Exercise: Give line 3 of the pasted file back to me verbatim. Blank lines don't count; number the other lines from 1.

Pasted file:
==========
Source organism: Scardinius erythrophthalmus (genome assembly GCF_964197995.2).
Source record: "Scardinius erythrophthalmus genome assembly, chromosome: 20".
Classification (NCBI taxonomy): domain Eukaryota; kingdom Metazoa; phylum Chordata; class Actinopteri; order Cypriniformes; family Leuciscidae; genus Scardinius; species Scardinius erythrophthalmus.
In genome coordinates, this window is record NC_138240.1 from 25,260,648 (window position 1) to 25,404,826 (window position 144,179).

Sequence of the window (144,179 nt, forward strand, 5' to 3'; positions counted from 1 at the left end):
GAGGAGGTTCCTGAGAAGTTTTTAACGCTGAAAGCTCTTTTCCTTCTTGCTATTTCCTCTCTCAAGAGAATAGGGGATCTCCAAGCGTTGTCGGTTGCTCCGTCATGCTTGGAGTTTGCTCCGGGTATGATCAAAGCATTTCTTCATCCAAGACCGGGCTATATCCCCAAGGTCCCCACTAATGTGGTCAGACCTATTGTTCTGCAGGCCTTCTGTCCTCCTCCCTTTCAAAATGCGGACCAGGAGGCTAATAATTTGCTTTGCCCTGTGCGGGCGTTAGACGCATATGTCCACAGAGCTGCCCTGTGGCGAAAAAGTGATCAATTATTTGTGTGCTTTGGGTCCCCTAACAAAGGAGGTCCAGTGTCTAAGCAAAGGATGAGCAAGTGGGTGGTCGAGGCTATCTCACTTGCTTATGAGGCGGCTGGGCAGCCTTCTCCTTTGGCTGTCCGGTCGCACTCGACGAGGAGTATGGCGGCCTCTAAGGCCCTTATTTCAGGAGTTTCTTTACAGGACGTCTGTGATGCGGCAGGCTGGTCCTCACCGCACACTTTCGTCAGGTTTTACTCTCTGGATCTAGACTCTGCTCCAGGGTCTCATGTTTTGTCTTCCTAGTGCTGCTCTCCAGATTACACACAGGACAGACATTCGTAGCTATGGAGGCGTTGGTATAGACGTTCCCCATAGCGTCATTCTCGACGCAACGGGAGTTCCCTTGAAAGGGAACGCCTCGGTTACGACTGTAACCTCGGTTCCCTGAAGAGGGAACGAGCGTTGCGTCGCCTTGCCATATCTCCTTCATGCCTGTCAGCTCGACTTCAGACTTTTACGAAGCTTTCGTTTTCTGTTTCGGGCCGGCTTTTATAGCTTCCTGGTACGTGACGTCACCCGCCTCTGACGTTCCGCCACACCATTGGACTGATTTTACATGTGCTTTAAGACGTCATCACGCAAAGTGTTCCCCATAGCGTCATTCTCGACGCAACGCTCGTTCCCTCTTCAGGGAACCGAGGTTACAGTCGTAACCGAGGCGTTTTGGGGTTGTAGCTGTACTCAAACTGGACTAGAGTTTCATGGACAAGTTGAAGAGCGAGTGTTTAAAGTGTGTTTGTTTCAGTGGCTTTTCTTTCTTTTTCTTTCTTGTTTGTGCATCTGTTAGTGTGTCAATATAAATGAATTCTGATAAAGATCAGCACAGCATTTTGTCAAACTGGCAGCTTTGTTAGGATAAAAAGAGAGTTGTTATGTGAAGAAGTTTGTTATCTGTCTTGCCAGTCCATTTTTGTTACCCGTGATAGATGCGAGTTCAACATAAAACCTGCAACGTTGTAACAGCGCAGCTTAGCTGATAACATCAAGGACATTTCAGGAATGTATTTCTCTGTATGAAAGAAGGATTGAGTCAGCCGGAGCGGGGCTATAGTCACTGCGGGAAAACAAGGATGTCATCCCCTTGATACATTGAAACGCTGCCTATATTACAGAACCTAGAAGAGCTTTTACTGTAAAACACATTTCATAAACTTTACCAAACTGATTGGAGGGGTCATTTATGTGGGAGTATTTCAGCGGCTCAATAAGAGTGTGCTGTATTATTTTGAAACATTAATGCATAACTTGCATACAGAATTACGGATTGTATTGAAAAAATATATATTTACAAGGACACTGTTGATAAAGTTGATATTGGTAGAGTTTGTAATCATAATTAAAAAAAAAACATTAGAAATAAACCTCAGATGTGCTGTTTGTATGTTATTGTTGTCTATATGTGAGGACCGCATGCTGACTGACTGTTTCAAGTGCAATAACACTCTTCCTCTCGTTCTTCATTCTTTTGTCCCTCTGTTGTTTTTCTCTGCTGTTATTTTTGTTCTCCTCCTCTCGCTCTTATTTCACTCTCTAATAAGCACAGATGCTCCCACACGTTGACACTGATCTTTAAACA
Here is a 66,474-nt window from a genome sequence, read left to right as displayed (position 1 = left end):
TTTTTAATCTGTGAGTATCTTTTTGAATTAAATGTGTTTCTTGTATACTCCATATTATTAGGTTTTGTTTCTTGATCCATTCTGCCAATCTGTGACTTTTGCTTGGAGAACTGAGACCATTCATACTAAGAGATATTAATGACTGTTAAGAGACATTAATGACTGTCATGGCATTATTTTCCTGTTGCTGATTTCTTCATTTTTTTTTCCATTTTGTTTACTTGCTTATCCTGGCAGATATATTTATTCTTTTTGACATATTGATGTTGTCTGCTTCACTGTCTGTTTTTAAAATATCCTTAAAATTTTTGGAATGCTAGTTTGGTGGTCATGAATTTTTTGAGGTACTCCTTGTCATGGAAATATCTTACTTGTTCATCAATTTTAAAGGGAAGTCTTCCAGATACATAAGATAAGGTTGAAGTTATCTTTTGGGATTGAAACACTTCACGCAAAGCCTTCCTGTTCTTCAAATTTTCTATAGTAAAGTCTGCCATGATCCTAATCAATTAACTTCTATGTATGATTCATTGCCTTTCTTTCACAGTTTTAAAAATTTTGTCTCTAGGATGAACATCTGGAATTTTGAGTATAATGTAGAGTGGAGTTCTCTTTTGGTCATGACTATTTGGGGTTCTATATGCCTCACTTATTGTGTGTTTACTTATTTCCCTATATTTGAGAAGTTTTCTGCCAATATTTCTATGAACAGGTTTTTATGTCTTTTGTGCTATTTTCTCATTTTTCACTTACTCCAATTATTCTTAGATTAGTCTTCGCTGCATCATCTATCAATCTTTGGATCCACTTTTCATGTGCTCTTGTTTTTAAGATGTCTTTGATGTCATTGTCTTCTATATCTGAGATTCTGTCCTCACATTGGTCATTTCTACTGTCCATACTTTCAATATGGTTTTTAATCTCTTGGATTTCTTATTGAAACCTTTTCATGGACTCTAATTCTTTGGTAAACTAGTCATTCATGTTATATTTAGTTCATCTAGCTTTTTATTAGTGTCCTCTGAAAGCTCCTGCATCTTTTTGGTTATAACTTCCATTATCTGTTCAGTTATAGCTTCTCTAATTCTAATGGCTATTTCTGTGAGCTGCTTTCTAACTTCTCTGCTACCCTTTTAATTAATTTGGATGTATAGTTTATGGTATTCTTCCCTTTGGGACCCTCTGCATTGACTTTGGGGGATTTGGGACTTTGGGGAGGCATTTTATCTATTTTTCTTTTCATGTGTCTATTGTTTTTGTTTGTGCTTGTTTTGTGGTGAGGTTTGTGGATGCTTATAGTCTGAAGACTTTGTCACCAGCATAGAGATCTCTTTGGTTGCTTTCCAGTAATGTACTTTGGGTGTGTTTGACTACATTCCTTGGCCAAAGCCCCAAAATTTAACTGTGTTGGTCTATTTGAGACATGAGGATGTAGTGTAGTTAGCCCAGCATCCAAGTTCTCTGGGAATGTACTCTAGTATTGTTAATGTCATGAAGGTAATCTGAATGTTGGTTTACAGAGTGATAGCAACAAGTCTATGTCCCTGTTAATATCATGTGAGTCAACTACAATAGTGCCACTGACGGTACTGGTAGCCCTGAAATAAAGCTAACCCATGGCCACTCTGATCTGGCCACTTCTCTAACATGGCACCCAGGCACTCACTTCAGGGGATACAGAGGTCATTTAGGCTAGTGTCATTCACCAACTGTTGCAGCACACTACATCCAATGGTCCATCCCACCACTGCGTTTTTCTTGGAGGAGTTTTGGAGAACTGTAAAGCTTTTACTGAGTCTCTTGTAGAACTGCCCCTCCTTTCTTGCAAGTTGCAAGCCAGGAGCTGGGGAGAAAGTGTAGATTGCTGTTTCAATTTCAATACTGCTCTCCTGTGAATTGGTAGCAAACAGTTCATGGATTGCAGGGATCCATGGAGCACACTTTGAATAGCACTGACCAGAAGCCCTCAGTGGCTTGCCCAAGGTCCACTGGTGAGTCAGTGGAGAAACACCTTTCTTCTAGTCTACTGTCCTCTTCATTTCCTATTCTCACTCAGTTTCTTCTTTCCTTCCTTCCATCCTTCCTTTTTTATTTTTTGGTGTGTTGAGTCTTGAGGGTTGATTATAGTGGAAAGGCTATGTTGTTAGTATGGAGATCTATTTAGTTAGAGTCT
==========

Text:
Classification (NCBI taxonomy): domain Eukaryota; kingdom Metazoa; phylum Chordata; class Actinopteri; order Cypriniformes; family Leuciscidae; genus Scardinius; species Scardinius erythrophthalmus.